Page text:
Michael Arrington is bored. About eight months ago, Alexis Madrigal was similarly bored. These guys are leaders in their field, and consequently I think their malaise is likely to spread. I suspect it has to — that it’s an inevitable consequence of the kind of mentality on display in this audio clip:
That’s from NPR’s “Best Apps of 2012” piece. I think it’s revealing: Brown picks an app in a done-to-death genre and *explicitly* says that novelty forms the basis of his excitement about it.
This statement can perhaps be dismissed as a Freudian slip, but I think it’s representative of a subtext underlying most popular writing and thinking about technology and startup culture — the elevation of “disruption” as an end in itself is just as emblematic of this focus.
And perhaps that’s fine: there’s nothing wrong with enjoying novelty. I know that I derive a lot of utility from it, and consistently base various consumption decisions on it (“What albums are on the 2012 year-end lists?” versus “Which of these albums are objectively better than my all-time favorites?”). And at Sunlight we know that novelty is of huge importance: we rely on the press and public to spread the technology we build. We know that people will only be driven to do so if it excites them, and we know that novelty is one of our best tools for achieving that end.
For aesthetic consumption industries in general, pursuing novelty seems just fine. It’s why books and music and movies and fashion organize themselves into trends and movements. It makes culture understandable and criticism rewarding. But, speaking as a software engineer, it can be an odd criterion to have to grapple with, and it has been slightly bizarre to watch its selection as the primary lens through which our culture perceives this discipline.
(It also seems like a pretty silly way to allocate financial resources when, unlike those other disciplines, reaching profitability is usually premised on a comfortably long product lifecycle, the idea of which is badly undercut by a focus novelty (though I suppose the possibility of hitting it rich as a fad does help with reaching scale). Then again, I don’t really know anything about investing.)
It might be that all of this is obvious, but hearing that report on the radio made something click for me. And I think it marks a useful dividing line for tech journalism. Was this story written because its subject is new, or because its subject is important? For me, outlets like Ars, Techdirt and MIT Tech Review immediately come to mind as publications that consistently choose the latter rationale, and I think that has a lot to do with why I prefer them.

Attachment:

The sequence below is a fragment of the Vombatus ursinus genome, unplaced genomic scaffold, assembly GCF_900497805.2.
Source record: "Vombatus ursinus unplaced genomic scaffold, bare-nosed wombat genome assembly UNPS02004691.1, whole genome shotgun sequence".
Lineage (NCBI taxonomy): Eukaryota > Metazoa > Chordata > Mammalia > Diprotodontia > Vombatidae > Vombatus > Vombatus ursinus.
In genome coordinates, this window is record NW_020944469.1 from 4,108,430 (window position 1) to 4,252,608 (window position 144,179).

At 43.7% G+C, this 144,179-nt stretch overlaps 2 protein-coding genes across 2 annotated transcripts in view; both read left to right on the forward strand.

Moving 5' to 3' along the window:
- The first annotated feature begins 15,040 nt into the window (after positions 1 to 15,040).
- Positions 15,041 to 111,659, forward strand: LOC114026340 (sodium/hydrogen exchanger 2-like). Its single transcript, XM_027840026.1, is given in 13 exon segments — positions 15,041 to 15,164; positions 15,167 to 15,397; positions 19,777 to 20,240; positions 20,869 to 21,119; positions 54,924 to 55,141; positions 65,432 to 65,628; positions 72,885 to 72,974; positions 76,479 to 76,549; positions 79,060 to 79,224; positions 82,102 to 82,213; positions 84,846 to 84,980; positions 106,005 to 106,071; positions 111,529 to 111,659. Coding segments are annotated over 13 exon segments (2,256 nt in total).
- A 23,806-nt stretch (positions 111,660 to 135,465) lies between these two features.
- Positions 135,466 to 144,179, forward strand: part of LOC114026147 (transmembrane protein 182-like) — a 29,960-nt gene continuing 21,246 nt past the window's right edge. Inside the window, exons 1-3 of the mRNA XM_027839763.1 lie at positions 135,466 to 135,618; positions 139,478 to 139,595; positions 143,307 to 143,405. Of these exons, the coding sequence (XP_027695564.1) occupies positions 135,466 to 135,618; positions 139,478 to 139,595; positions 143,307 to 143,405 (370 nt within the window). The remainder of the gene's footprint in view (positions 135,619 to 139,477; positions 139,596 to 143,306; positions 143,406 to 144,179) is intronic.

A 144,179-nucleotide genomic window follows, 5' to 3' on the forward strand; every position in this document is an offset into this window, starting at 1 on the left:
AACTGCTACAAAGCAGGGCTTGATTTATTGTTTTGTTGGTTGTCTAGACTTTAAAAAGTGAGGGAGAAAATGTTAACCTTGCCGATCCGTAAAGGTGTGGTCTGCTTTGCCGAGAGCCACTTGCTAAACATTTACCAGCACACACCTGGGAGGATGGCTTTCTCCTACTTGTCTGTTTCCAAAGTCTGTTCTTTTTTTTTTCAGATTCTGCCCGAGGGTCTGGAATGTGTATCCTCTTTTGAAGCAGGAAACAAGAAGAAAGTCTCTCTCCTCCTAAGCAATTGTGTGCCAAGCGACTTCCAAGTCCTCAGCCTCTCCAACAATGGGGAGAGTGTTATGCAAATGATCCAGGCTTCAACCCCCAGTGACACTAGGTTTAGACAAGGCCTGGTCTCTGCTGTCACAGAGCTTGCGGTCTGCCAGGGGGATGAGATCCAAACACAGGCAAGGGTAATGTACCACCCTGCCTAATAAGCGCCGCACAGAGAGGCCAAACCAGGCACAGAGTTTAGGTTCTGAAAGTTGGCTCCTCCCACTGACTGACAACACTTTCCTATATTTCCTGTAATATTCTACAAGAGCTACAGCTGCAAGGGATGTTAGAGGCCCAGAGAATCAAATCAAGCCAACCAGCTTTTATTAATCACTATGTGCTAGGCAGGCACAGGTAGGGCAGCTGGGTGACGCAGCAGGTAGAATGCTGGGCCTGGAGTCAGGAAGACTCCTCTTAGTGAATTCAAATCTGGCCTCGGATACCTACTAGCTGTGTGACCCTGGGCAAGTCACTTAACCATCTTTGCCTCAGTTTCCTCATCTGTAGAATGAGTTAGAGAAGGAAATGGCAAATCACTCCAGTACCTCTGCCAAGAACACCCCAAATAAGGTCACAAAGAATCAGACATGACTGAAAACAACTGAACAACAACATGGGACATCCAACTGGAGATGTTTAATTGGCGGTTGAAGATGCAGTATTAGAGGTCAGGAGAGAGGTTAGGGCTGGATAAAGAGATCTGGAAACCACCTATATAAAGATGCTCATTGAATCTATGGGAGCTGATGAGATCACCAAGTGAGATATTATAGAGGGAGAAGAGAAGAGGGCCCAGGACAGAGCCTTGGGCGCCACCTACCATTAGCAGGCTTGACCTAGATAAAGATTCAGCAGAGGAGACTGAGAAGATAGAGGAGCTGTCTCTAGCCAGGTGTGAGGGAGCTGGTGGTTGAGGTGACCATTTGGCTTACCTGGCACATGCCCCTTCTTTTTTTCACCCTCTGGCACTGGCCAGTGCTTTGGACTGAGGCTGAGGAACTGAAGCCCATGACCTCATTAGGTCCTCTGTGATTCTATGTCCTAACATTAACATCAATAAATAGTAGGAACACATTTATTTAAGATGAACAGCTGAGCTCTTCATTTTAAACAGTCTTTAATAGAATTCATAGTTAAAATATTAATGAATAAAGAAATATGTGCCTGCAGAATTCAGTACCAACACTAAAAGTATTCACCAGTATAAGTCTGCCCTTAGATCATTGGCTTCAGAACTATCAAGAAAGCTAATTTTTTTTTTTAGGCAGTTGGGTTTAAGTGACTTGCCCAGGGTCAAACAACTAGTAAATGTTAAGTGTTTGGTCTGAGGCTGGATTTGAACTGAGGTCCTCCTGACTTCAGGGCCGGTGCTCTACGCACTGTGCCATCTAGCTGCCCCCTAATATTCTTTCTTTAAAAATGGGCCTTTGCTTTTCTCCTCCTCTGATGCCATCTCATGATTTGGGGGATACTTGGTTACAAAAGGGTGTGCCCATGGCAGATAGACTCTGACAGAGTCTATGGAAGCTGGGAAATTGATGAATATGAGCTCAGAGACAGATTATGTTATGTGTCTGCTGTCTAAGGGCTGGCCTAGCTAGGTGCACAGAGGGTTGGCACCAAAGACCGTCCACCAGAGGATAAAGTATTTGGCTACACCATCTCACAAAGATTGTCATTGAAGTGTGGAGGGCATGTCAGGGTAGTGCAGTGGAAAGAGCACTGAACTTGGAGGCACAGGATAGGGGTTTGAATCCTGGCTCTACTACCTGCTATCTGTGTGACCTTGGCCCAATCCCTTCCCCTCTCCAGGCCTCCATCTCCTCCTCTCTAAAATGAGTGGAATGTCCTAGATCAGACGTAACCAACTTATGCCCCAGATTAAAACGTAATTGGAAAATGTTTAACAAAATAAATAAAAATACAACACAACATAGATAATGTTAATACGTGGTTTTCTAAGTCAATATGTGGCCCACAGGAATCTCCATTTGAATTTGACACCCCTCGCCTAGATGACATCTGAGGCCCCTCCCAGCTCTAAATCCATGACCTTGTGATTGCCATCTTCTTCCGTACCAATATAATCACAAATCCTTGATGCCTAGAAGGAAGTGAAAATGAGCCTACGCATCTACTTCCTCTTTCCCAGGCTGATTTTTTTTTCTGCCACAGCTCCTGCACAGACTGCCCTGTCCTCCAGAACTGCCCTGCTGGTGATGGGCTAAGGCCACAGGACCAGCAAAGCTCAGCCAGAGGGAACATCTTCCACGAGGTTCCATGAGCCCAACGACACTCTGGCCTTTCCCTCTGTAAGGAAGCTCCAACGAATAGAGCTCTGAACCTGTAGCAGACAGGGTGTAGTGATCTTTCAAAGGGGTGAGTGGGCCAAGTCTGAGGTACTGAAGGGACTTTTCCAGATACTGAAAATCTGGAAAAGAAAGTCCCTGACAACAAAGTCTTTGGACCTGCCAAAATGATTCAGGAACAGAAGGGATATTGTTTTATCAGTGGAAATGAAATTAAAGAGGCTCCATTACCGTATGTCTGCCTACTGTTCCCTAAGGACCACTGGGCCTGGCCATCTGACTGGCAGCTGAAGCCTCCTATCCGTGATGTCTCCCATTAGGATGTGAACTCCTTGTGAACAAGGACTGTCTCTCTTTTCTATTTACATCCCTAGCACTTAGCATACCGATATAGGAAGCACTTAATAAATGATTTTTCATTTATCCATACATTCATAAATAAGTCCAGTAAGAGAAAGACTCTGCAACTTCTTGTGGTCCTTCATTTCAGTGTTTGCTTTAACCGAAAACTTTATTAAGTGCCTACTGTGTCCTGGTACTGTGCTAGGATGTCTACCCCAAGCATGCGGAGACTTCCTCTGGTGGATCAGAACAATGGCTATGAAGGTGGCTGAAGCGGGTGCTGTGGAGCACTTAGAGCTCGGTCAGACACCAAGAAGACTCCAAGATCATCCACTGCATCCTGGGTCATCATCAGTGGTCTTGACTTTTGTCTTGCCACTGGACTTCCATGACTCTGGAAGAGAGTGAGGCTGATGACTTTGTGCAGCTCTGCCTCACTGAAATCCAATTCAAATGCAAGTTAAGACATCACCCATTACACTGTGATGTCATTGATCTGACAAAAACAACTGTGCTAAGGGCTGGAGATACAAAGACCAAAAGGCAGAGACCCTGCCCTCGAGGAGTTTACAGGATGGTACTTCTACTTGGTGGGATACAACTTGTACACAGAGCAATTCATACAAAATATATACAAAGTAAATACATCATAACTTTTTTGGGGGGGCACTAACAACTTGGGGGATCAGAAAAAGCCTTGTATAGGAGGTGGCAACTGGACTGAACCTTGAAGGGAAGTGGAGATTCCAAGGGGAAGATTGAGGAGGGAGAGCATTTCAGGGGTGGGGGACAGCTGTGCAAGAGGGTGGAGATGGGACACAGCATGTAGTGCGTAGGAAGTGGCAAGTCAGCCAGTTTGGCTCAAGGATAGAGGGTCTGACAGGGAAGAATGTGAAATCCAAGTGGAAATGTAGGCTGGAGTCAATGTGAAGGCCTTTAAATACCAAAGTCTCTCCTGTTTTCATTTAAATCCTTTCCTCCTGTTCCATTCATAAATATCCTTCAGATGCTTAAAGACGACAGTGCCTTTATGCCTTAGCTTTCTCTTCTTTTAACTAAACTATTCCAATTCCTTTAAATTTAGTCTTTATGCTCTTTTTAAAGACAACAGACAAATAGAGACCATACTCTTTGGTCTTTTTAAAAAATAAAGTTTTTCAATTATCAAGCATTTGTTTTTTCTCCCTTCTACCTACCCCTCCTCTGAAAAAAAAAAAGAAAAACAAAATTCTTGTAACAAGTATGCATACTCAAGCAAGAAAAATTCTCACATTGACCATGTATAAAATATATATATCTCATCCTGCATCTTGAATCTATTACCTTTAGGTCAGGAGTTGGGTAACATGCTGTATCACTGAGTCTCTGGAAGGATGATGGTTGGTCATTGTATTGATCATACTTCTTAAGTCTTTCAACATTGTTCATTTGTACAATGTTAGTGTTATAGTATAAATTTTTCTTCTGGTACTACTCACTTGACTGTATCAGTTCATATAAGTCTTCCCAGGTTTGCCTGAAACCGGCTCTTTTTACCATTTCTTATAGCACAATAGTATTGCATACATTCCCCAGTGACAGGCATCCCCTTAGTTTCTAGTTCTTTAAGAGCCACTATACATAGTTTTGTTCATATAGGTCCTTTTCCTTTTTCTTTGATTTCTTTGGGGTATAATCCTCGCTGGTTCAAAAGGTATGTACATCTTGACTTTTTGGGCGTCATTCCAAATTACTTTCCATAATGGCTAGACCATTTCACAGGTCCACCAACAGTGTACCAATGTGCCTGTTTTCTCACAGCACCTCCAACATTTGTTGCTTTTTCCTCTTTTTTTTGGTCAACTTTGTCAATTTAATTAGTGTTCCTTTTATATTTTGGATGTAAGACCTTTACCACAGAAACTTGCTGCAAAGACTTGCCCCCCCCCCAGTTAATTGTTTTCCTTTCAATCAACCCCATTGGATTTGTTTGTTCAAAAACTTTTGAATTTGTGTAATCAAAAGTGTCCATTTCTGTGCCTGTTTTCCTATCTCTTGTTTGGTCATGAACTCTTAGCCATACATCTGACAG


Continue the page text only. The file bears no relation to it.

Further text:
Some people really enjoy fashion. More power to them! There’s no reason they can’t enjoy software on those terms. But I do think that this type of tech connoisseurship is ill-served by the story it currently tells itself about its true motivations, which are usually said to be about convenience, economic importance, or more far-fetched ideas about the transformation of society. The problem isn’t so much that these claims are incorrect (though they usually are) but that they ground what should be an artistic endeavor in a terminally boring bourgeois aesthetic. You are never going to get a punk rock photo app from someone who follows Fred Wilson on Twitter. In this respect, tech writers would be well-served to look to the indie gaming scene and hope that a similar miracle of independent taste and thinking can colonize the app store.
Anyway, you should give that NPR piece a listen. There might be some apps in it you enjoy. And it has some good news for Mr. Madrigal: his lightbulbs-as-a-platform startup idea seems to have come to pass.